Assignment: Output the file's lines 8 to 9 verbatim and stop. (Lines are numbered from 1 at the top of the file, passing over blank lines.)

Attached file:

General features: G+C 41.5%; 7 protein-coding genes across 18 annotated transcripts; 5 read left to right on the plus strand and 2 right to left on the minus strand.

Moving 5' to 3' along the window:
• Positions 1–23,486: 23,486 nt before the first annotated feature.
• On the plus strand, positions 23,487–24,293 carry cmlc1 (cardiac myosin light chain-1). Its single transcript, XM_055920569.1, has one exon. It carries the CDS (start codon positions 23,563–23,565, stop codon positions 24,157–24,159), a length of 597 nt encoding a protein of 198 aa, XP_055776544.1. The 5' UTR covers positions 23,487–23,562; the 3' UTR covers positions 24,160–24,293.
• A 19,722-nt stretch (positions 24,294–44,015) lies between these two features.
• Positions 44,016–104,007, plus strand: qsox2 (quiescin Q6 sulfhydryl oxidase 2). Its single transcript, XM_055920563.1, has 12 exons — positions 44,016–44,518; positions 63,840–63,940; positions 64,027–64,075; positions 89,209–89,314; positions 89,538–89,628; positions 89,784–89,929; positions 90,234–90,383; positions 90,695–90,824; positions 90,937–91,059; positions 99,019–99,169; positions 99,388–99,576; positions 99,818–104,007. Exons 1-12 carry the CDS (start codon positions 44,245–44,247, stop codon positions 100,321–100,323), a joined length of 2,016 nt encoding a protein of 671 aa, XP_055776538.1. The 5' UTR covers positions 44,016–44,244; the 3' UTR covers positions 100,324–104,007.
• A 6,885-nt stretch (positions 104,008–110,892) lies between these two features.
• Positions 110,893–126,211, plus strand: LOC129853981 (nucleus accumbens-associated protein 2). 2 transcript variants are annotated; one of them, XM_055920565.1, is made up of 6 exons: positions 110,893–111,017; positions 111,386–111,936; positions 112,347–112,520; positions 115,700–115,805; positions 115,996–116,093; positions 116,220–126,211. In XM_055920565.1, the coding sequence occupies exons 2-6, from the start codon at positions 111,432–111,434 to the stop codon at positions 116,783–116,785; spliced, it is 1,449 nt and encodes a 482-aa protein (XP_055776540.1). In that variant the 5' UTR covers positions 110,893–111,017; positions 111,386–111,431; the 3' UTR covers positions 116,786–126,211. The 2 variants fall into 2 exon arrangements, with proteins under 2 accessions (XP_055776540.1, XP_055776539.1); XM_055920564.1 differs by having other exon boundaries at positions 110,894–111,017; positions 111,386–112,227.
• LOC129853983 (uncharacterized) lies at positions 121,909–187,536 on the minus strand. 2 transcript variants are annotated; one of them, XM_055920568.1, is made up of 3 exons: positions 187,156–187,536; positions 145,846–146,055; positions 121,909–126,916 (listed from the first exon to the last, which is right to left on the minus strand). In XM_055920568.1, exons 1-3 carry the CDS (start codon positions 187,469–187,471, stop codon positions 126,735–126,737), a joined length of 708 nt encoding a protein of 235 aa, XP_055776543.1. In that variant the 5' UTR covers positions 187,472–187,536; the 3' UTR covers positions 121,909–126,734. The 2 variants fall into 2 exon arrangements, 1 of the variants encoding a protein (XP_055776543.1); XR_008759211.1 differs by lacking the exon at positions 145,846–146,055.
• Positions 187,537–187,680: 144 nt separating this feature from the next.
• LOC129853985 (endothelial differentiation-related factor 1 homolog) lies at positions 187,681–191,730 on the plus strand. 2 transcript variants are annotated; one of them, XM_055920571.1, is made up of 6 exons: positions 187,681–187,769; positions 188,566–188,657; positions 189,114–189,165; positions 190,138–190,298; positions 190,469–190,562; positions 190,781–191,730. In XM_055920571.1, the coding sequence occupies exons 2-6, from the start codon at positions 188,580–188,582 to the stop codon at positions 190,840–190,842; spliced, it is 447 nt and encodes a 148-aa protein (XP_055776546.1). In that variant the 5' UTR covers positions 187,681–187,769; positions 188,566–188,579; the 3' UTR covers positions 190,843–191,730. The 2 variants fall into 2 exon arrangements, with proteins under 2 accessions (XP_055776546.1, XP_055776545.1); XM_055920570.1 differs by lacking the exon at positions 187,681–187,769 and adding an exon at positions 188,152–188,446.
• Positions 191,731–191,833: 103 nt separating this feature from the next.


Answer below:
• Positions 110,893–126,211, plus strand: LOC129853981 (nucleus accumbens-associated protein 2). 2 transcript variants are annotated; one of them, XM_055920565.1, is made up of 6 exons: positions 110,893–111,017; positions 111,386–111,936; positions 112,347–112,520; positions 115,700–115,805; positions 115,996–116,093; positions 116,220–126,211. In XM_055920565.1, the coding sequence occupies exons 2-6, from the start codon at positions 111,432–111,434 to the stop codon at positions 116,783–116,785; spliced, it is 1,449 nt and encodes a 482-aa protein (XP_055776540.1). In that variant the 5' UTR covers positions 110,893–111,017; positions 111,386–111,431; the 3' UTR covers positions 116,786–126,211. The 2 variants fall into 2 exon arrangements, with proteins under 2 accessions (XP_055776540.1, XP_055776539.1); XM_055920564.1 differs by having other exon boundaries at positions 110,894–111,017; positions 111,386–112,227.
• LOC129853983 (uncharacterized) lies at positions 121,909–187,536 on the minus strand. 2 transcript variants are annotated; one of them, XM_055920568.1, is made up of 3 exons: positions 187,156–187,536; positions 145,846–146,055; positions 121,909–126,916 (listed from the first exon to the last, which is right to left on the minus strand). In XM_055920568.1, exons 1-3 carry the CDS (start codon positions 187,469–187,471, stop codon positions 126,735–126,737), a joined length of 708 nt encoding a protein of 235 aa, XP_055776543.1. In that variant the 5' UTR covers positions 187,472–187,536; the 3' UTR covers positions 121,909–126,734. The 2 variants fall into 2 exon arrangements, 1 of the variants encoding a protein (XP_055776543.1); XR_008759211.1 differs by lacking the exon at positions 145,846–146,055.